MINNEAPOLIS Few players went through more during their Gophers football careers than running back Duane Bennett.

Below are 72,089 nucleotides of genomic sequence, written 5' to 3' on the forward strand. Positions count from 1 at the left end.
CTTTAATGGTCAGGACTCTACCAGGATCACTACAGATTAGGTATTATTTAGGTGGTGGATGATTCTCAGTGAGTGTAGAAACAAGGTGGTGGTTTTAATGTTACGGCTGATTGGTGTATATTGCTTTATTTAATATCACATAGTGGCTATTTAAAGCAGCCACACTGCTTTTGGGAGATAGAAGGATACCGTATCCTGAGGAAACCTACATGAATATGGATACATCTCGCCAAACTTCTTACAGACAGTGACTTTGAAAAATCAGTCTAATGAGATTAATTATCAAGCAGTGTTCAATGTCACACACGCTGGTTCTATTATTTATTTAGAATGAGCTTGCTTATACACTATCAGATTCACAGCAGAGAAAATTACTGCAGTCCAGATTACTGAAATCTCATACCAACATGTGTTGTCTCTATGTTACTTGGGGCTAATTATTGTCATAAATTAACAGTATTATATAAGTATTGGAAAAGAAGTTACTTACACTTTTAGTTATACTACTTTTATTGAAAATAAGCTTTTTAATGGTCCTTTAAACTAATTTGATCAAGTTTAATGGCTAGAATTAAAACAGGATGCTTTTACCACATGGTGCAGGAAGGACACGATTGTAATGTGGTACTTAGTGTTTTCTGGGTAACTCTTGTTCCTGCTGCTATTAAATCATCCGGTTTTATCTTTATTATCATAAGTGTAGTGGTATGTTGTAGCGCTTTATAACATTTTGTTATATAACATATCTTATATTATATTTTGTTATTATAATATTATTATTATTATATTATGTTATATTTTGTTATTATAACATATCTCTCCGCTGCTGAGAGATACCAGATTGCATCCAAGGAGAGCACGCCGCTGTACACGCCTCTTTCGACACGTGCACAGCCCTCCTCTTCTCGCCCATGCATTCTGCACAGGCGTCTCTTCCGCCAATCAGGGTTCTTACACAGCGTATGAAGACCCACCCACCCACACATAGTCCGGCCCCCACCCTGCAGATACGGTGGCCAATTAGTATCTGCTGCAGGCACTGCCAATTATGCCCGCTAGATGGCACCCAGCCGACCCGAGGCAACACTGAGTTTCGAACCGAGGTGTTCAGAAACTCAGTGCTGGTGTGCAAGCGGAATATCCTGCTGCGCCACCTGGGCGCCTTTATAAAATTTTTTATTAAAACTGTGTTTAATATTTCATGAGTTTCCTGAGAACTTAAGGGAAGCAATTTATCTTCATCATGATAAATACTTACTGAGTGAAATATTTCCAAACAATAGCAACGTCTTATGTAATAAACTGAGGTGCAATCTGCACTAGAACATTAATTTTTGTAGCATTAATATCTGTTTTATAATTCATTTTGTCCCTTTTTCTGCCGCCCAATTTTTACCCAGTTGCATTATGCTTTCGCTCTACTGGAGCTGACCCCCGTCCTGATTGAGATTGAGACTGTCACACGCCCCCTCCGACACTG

Bennett spent five seasons in Minnesota's program. He was recruited by one coaching staff, played for another for most of his career and again saw a coaching change prior to his senior season in 2011. He also missed nearly all of 2008 after receiving a medical redshirt following a knee injury in the second game.Through it all, Bennett became a leader, not only for his fellow running backs but the entire Gophers team. Now, Minnesota will have to find a replacement for Bennett as it searches for a No. 1 running back and someone to fill the leadership void.That might not be so easy to do with a roster full of young running backs. The oldest back, junior James Gillum, is new to the program after transferring from Mississippi Gulf Coast Community College. The rest are freshmen and sophomores.Spring practices are important for every player on a Gophers team that finished 3-9 the past two years, but it might be especially important for the young running back corps."I think the biggest thing is that a couple of these guys are going to have to grow up from an assignment standpoint and a leadership standpoint," said offensive coordinator Matt Limegrover. "Because Duane brought so much to the table as far as that goes, being a veteran being a fifth-year guy, being a guy that had really been through it all. He really provided good leadership, and then those other guys could fill in. I think there's a little bit of a void there as far as that one guy right now that you say, 'Boy, you really can depend on him in crunch time.'"Making things more interesting at the running back position is an injury to Donnell Kirkwood. The sophomore dealt with a hamstring injury during his freshman year in 2011, and it reappeared during the Gophers' first spring practice Thursday. On Friday, head coach Jerry Kill said Kirkwood will be out for most of the spring and will be limited when he does return.After Bennett, Kirkwood had the most production for a running back last season as a redshirt freshman. He gained 229 yards and scored three touchdowns on 63 carries."He's such a good kid and he's worked so hard in the spring. I really feel bad for him," Kill said of Kirkwood. "He's had hamstring troubles since he's been here. The good thing is it's not a knee or something like that."With Kirkwood limited, that'll mean more carries in spring for Gillum and sophomore David Cobb. As a true freshman last year, Cobb had just 10 carries for 57 yards in three games. After rushing for 2,946 yards at Ellison (Tex.) High School, Cobb had to adjust to not being the featured back."Coming in, coming from high school, it's kind of hard to take a back seat and not get that many carries," he said. "Of course you're kind of unhappy; you want to play a little more. But you have to understand that those guys have been doing it. First, to get on the field, you have to know the plays and understand the offense. I was OK with that."Cobb will almost certainly see his workload increase this season now that he has a year under his belt. After looking up to Bennett last season, Cobb will be one member of the platoon that will try to replace his production.When Kirkwood comes back healthy, he'll certainly be counted on, too. "I think those guys both fit in the same boat. They both want to do so well. They're both guys that work very, very hard," Limegrover said. "It's just a matter of knowing the offense. There has to be a comfort level. Both those guys, I think this spring is huge for them. "I think they showed flashes that they could be an every-down back, they could be that guy. Now it's just a matter of, OK, you need to show it over these next 13 practices now and start showing consistency."Gillum comes to Minnesota after two seasons of junior college ball. During his two years at Mississippi Gulf Coast, Gillum ran for a total of 2,339 yards and 25 touchdowns. While he now joins the Big Ten a big step up from the junior college ranks he brings a bit of leadership and maturity that the Gophers lost with the graduation of Bennett."We can pick on him sometimes, call him the old guy," Cobb said. "(He's) 21. We just turned 18. But it's fun."But just like the team's freshmen, Gillum is learning a new offense and adjusting to the new coaching staff. Yet while the spring is just two practices old, Kill has been impressed by what he's seen from Gillum."James is a very mature kid and an awful good football player. He's learning the system right now. He's actually done very well for two days," Kill said. "I always say with a junior college player, you don't judge them until two-a-day camp because right now they're just like a freshman. James has been somewhat like a sponge. He's soaked it all in and has picked things up pretty quick and surprisingly well. That's a compliment to him."Follow Tyler Mason on Twitter.